Obviously, appending a new row is not particularly easy in this format. It is therefore best used by systems which hold records in memory until a threshold is reached (eg 100k records), and then dump them out as a new file in this format. Many big-data batch-processing systems work in this way.
An example of this is the ORCFile (Optimised Row Columnar) format commonly used with Apache Hive.
Implementations of this kind of layout can perform additional tricks to optimise disk space usage and performance. In ORCFile format, a bitmap is present at the start of each column section to indicate which entries are actually nulls; this reduces the diskspace for storing a null “cell” from whatever its native size is (eg 64 bits for a long integer) to 1 bit. Each block of N columns also includes the min and max values for all values in the block, so that selects like “where C1 > 100” can skip over entire blocks of values. Bloom-filters can also be used to optimise the question “is value X somewhere in this block of data?”.
Some very clever software developers at Google came up with a radically new architecture which they called BigTable, which allowed Google to build its indexes of the internet. Google never released the implementation of their “bigtable” datastore, but did publish an academic paper. Several open-source datastores were implemented using the ideas described, and thus these datastores have similar features. They are often referred to as “bigtable datastores” or “bigtable-like databases”. The best known ones are Apache HBase and Apache Cassandra.
Bigtable databases fall into several categories: they are a hybrid of row-store and column-store database, and support dynamic columns (“wide schemas”).
Like many (but not all) NoSQL databases, tables in HBase or Cassandra don’t have strict schemas, and different rows can have different numbers of “columns”. A single row may have many million “columns”, allowing quite large 1:N relations to be modelled in this way. They are thus clearly “wide” with regard to schema.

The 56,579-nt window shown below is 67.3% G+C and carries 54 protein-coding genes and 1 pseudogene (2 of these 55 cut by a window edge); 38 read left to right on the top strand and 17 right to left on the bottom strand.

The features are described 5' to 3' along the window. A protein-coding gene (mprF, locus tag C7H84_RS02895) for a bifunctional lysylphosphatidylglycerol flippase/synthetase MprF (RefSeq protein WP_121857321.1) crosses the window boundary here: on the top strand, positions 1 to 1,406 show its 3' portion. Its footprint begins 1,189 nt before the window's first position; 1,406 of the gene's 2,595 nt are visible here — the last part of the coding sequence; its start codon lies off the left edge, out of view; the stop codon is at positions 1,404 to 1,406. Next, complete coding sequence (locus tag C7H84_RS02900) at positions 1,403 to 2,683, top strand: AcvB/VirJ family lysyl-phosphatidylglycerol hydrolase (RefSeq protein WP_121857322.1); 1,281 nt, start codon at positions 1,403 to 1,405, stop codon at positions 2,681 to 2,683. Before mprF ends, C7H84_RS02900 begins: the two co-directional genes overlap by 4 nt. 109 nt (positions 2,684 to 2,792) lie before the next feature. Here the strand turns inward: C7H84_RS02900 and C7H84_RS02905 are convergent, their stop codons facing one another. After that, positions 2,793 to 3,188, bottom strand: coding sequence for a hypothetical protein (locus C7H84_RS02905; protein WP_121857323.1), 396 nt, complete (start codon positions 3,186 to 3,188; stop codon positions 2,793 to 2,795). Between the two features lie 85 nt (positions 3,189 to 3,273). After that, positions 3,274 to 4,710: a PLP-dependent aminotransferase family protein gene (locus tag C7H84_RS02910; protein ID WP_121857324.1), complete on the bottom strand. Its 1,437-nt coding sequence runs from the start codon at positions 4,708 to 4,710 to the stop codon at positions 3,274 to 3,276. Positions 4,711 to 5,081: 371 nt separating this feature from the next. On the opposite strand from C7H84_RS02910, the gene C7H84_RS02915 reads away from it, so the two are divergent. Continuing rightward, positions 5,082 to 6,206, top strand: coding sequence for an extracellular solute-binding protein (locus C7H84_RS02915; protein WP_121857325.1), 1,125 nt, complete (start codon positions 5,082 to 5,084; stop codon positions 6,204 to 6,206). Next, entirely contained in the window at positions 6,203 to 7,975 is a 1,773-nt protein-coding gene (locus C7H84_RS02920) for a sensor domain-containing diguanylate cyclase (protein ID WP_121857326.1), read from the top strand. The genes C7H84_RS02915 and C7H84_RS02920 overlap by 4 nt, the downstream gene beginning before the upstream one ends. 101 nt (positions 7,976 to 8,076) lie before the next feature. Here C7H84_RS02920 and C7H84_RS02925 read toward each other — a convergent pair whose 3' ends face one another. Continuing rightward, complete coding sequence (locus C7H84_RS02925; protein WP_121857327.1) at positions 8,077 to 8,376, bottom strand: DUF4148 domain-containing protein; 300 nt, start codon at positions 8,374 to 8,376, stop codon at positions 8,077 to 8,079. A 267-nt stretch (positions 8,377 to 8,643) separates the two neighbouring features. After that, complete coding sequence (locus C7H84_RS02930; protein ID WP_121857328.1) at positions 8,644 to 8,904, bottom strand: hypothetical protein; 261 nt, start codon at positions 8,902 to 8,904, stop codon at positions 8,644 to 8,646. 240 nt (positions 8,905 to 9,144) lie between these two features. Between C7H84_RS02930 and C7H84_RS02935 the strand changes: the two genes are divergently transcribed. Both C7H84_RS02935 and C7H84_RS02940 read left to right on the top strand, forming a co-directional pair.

HBase and early versions of Cassandra expose the “dynamic columns” approach explicitly. In later versions of Cassandra (3.x), its high-level query language has instead switched to representing collections of values as lists/sets rather than “dynamic columns”. Under the hood the implementation is still the same; N extra individual columns or a single column with N values are logically equivalent - the difference is simply how it is presented to the user (programmer or query writer).
Bigtable datastores support the concept of “column families” which are groups of columns. Each column-family is stored in its own file, but columns within the same family are stored together. Therefore, a table which has a single “column family” holding all columns is effectively “row-store”, while a table in which each column is in a separate column-family is in “column store” format. The software developer therefore can analyse the access patterns (which columns are accessed together) to optimise the storage layout. This approach does lose the ability to do type-specific compression - but BigTable databases typically don’t enforce type-constraints on columns (ie a column can contain any type) and so don’t have the necessary information to do type-specific compression anyway.
As a side-note, Bigtable and early versions of Cassandra referred to tables as “column superfamilies”, ie a “table” is a set of column-families, each of which has a set of columns. This is true, but was unnecessarily confusing when the term “table” was already in wide use and the term “superfamilies” is now only found in older documentation.
OLTP vs OLAP
Applications used for day-to-day business (eg the customer-support apps in a call-center, or ecommerce sites) typically want to read (or insert) whole records at a time. They also read only a few records, but want responses within milliseconds (or at least seconds). These are called OLTP (online transaction processing) applications, and their access patterns generally work best with data held in row-store formats.
Applications used for business analysis and reporting often want to summarize a few columns of data across many records, often running for hours. Here the overall throughput is important, but latency for small reads is less so. These are called OLAP (online analysis processing) applications, and their access patterns generally work best with data held in column-store format.
The BigTable-like datastores, being a hybrid of row-store and column-store can potentially work well for both use-cases. Bigtable-like databases do, however, have a range of other unusual features which might make them a very good choice, or a very bad choice, depending upon the use-case.